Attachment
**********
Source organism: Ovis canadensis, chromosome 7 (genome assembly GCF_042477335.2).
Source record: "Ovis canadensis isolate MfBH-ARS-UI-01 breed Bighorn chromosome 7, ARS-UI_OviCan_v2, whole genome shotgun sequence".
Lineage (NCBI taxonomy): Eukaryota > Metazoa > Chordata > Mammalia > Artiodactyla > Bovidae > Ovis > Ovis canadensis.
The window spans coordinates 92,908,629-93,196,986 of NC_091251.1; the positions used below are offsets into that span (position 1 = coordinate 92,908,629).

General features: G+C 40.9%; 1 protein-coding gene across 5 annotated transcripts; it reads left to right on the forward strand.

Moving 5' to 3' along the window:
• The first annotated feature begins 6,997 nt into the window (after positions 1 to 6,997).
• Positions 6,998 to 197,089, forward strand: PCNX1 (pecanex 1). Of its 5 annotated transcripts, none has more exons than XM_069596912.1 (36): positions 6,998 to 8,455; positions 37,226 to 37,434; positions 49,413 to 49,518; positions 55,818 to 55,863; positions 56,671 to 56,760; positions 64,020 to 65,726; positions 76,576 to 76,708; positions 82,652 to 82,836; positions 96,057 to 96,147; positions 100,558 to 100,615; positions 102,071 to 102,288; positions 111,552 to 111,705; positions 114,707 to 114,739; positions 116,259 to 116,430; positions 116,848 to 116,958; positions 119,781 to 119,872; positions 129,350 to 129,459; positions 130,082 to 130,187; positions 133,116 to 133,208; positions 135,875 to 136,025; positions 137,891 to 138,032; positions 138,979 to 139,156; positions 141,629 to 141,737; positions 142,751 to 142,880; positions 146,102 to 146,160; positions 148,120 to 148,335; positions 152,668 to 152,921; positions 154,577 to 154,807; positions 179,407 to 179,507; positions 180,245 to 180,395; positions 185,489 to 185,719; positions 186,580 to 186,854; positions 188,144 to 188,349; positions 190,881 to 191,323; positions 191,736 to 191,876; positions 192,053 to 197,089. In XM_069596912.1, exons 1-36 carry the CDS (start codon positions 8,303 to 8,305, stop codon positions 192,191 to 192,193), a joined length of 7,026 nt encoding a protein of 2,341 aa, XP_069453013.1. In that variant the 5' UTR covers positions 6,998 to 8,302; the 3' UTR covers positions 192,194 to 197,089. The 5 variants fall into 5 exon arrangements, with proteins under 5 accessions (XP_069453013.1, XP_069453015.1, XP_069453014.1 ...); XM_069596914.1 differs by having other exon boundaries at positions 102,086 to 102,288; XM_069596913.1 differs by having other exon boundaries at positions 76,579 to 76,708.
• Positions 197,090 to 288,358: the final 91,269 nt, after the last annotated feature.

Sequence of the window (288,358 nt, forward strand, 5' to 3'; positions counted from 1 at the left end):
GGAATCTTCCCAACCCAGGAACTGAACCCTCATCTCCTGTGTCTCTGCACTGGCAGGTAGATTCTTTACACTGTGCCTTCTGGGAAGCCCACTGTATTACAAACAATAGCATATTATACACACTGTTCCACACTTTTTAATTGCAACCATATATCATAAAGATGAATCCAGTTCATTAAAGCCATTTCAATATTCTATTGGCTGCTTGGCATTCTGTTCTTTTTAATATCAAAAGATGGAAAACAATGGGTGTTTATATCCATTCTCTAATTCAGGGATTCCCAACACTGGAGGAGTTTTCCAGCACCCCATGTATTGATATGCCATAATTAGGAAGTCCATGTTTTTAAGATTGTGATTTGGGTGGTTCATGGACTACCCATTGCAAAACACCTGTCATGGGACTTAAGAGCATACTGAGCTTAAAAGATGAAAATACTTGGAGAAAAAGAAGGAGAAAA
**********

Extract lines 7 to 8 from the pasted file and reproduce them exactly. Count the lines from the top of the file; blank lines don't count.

• The first annotated feature begins 6,997 nt into the window (after positions 1 to 6,997).
• Positions 6,998 to 197,089, forward strand: PCNX1 (pecanex 1). Of its 5 annotated transcripts, none has more exons than XM_069596912.1 (36): positions 6,998 to 8,455; positions 37,226 to 37,434; positions 49,413 to 49,518; positions 55,818 to 55,863; positions 56,671 to 56,760; positions 64,020 to 65,726; positions 76,576 to 76,708; positions 82,652 to 82,836; positions 96,057 to 96,147; positions 100,558 to 100,615; positions 102,071 to 102,288; positions 111,552 to 111,705; positions 114,707 to 114,739; positions 116,259 to 116,430; positions 116,848 to 116,958; positions 119,781 to 119,872; positions 129,350 to 129,459; positions 130,082 to 130,187; positions 133,116 to 133,208; positions 135,875 to 136,025; positions 137,891 to 138,032; positions 138,979 to 139,156; positions 141,629 to 141,737; positions 142,751 to 142,880; positions 146,102 to 146,160; positions 148,120 to 148,335; positions 152,668 to 152,921; positions 154,577 to 154,807; positions 179,407 to 179,507; positions 180,245 to 180,395; positions 185,489 to 185,719; positions 186,580 to 186,854; positions 188,144 to 188,349; positions 190,881 to 191,323; positions 191,736 to 191,876; positions 192,053 to 197,089. In XM_069596912.1, exons 1-36 carry the CDS (start codon positions 8,303 to 8,305, stop codon positions 192,191 to 192,193), a joined length of 7,026 nt encoding a protein of 2,341 aa, XP_069453013.1. In that variant the 5' UTR covers positions 6,998 to 8,302; the 3' UTR covers positions 192,194 to 197,089. The 5 variants fall into 5 exon arrangements, with proteins under 5 accessions (XP_069453013.1, XP_069453015.1, XP_069453014.1 ...); XM_069596914.1 differs by having other exon boundaries at positions 102,086 to 102,288; XM_069596913.1 differs by having other exon boundaries at positions 76,579 to 76,708.